So, the question becomes, “Who is worthy?” The answer, “No one.” There was and is only one person who fits this bill, and that is Jesus Christ. Look at what the angels, living creatures, and the saints sing in heaven.

“Worthy is the Lamb who was slain to receive power and riches and wisdom, and strength and honor and glory and blessing.” (Revelation 5:12 NKJV)

The Bible makes it clear that there is no one who is righteous, no not one.

“For there is not a just man on earth who does good and does not sin.” (Ecclesiastes 7:20 NKJV)

Once again, the only one who was and is worthy is Jesus Christ. Therefore, if we go with the explanation that only those who are worthy can partake of communion, then nobody would partake.

I remember something Jack Hayford, past president of the Foursquare Denomination, and founding pastor of the Church on the Way, said at a pastor’s conference.

“Jesus died to shower the grace of God upon us that we might all come through Him who is worthy.” (Jack Hayford)

We are to come to the Lord’s Table putting our complete faith and trust in Jesus Christ, the Lamb of God, who is worthy. So to partake in a worthy manner is to acknowledge that only Jesus Christ is worthy and has made us worthy through our faith in His sacrificial death upon the cross, and the grace He extended to all who believe.

We have therefore been made worthy through Jesus’s sacrifice and the blood He shed for the forgiveness of sin. Therefore, we come to the table remembering His worthiness of what He did for us, not in our ability to make ourselves worthy, which we have seen is impossible.

Now, with this in mind, how are we to approach verses 29 and 30?

“For he who eats and drinks in an unworthy manner eats and drinks judgment to himself, not discerning the Lord’s body. For this reason many are weak and sick among you, and many sleep.” (1 Corinthians 1:29-30)

This has been a stumbling block for many, and while there are many various explanations, let me weigh in on what I believe.

There are many people who are very religious, and are extremely reverent when they partake of communion, but for them it is more of a tradition, and they are going through the motions. Being religious, and even reverent, however, is not the same thing as believing. In other words they’re going through the motions without knowing Jesus Christ as their Savior and Lord, and drawing upon His salvation power for their lives.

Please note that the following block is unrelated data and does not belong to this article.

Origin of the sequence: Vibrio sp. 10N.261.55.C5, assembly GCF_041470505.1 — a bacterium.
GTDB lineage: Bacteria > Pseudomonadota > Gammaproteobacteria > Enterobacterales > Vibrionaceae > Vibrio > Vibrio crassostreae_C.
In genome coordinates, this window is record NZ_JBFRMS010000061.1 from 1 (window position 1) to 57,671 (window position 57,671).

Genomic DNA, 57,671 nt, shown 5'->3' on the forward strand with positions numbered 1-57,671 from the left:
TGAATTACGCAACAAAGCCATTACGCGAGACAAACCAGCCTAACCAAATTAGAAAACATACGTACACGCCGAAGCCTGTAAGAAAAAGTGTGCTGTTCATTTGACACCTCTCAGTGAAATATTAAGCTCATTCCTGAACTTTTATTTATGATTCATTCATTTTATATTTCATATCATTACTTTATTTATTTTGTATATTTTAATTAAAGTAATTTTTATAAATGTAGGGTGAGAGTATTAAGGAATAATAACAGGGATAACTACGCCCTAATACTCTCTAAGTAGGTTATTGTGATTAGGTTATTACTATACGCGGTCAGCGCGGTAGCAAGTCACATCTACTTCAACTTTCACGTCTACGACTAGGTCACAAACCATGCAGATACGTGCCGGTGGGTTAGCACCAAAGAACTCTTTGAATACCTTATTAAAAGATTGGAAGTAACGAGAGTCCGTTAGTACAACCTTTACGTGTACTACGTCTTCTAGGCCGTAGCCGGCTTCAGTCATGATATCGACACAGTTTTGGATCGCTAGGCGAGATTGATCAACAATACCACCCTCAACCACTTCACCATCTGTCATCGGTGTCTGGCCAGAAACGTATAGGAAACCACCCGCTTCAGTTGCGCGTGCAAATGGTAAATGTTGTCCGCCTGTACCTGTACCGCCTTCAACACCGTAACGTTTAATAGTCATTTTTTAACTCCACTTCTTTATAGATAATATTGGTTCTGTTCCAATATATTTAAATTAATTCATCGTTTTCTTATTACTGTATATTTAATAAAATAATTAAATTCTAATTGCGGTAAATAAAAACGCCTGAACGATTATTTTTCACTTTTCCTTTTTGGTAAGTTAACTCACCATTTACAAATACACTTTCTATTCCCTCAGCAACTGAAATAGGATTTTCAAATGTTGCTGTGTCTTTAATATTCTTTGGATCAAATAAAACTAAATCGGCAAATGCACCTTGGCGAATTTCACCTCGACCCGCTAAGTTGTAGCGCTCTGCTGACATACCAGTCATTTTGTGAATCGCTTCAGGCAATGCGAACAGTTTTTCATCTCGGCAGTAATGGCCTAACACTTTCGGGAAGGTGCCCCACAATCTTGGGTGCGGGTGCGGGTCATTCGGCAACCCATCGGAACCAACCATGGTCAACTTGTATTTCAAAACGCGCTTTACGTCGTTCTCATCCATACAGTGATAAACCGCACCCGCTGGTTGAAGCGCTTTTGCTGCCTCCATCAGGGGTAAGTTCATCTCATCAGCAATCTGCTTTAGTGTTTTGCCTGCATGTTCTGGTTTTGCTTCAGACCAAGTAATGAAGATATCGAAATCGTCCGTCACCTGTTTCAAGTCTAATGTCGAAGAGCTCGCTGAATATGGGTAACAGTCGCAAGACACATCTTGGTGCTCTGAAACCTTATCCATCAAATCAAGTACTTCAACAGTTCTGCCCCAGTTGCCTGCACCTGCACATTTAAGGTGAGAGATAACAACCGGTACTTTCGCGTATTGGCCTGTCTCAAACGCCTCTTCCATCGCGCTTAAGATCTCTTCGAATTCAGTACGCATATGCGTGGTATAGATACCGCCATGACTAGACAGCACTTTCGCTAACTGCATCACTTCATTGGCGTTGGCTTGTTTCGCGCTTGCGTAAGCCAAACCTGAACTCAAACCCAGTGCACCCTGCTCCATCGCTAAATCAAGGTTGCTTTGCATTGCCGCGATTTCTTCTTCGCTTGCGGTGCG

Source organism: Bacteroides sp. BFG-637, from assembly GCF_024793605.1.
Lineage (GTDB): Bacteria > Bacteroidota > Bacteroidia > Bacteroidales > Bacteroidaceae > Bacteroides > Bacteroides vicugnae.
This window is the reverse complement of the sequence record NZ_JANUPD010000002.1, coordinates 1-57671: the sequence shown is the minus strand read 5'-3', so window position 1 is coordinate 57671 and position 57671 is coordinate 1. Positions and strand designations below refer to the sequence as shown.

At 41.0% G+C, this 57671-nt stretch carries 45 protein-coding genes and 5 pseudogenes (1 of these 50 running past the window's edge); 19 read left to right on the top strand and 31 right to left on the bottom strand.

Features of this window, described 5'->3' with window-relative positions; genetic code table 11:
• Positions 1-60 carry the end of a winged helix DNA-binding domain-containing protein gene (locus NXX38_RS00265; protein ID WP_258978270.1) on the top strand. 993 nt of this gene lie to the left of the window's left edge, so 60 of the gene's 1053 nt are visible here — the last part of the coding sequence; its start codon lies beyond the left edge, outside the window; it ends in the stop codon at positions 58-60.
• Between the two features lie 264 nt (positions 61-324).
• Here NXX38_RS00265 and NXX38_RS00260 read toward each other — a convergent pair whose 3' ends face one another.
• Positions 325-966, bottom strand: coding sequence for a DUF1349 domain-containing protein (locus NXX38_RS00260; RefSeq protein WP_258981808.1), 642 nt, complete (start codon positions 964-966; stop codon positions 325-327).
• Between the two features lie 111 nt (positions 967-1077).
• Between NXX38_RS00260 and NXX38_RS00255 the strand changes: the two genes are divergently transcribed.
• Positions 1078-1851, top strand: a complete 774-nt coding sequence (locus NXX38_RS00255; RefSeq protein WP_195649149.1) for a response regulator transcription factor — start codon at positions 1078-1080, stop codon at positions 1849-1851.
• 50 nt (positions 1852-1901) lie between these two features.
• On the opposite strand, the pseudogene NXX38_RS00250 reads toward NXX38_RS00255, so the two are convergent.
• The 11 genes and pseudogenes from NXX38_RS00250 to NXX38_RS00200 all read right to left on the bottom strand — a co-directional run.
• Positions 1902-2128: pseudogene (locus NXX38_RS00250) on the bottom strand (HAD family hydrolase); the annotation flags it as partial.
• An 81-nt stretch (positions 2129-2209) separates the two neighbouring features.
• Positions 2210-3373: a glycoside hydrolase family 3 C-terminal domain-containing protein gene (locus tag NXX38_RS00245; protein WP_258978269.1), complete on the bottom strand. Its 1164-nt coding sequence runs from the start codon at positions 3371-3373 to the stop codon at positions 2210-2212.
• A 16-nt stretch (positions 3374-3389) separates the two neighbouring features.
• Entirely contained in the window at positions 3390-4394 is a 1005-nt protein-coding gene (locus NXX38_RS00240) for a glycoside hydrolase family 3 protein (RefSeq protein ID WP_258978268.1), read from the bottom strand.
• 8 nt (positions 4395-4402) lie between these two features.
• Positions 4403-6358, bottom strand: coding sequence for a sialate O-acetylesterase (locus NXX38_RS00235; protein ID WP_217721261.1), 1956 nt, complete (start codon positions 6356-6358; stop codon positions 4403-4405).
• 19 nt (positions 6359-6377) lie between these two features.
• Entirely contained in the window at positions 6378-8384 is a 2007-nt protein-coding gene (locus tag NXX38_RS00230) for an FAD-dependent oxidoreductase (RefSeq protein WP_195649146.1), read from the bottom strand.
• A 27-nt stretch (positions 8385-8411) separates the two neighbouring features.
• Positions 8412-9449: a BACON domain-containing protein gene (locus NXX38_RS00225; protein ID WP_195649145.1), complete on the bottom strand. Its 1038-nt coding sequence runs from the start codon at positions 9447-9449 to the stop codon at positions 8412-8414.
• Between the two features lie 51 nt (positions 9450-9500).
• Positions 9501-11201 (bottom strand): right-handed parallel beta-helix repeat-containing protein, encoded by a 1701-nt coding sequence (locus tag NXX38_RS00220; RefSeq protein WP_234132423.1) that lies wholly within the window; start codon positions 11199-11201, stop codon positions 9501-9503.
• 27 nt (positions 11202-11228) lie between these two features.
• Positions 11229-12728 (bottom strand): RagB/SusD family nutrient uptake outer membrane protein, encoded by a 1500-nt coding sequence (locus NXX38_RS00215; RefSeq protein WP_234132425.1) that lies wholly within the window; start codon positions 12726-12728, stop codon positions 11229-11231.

So why were they getting weak, sick, and even dying? Because they never received what the purpose of Jesus’s death and the cross was all about.

What Jesus did when He willing offered Himself as that sacrifice upon the cross is that He brought physical, emotional, and spiritual healing to those who believe. And so, when we come to the Table, we receive the strength to live for Jesus, and to acknowledge the healing we received in our relationship with Him.

This is what we might consider as being that which constitutes what Paul said as “discerning the Lord’s body.”


And so, when Jesus said to remember, I don’t think He meant the pain and suffering He endured, because such remembrance brings only continual guilt and shame.

Instead I believe that Jesus wants us to remember is His selfless sacrifice as He went to the cross to die in our place.

I believe He wants us to remember that when we partake of the cup, that it represents the blood He shed, and that it was shed, once and for all, to forgive our sins so we don’t have to live in condemnation any longer. That is why it is the cup of the new covenant.

And when we partake of the bread, we remember what Jesus said about Himself, that He is the bread of life (John 6:35), and that there is spiritual nourishment in and through Him alone that will enable us to live this life to the fullest.

One Last Thought

What should be noted is that communion was a part of the Passover celebration, not something that was separate and disconnected from it. And in a way, what Jesus was demonstrating is that He was indeed the fulfillment of the Passover.

Let’s begin with the bread. During the Passover celebration, after the first cup of the Passover is partaken of, that which is known as the Cup of Sanctification, the head of the table then takes out the middle matzo from what is known as the Matzo Tash, or the holder of the matzo, and breaks it, wrapping half and putting it away until later.

While there are many explanations as to why, I believe that the middle Matzo represents Jesus, the Son, and the Messiah, the 2nd person of the Godhead, who was indeed broken for our sins.

This is the piece of Matzo that is brought out after the meal and once again broken and passed out to those at the table for consumption. In the Passover this piece of Matzo is known as the Afikomen, which is generally referred to as the dessert, but there is something interesting about this word. In the Greek language, “Ikomen,” literally means, “I came.”

Now, look at what Jesus said, “Take, eat; this is My body which is broken for you; do this in remembrance of Me.” (1 Corinthians 11:24 NKJV)

What I see Jesus basically saying is “Why do you wait any longer, I came already. I am the Passover, I am its fulfillment.”

Next comes the third cup of the Passover, or the Cup of Redemption. Of this cup, Jesus said, “This cup is the new covenant in My blood. This do, as often as you drink it, in remembrance of Me” (1 Corinthians 11:25 NKJV)

What we need to understand is that any covenant that was made must, under the Law, be ratified through a sacrifice, and therefore it’s the blood that was shed that ratified the covenant.

It says in God’s Law, “For the life of the flesh is in the blood, and I have given it to you upon the altar to make atonement for your souls; for it is the blood that makes atonement for the soul.” (Leviticus 17:11 NKJV)

And so, the Cup of Redemption of the Passover represents the New Covenant that Jesus was enacting with his sacrificial death upon the cross. And so, it is through the death Jesus died upon the cross that God can redeem us through the forgiveness Jesus provided.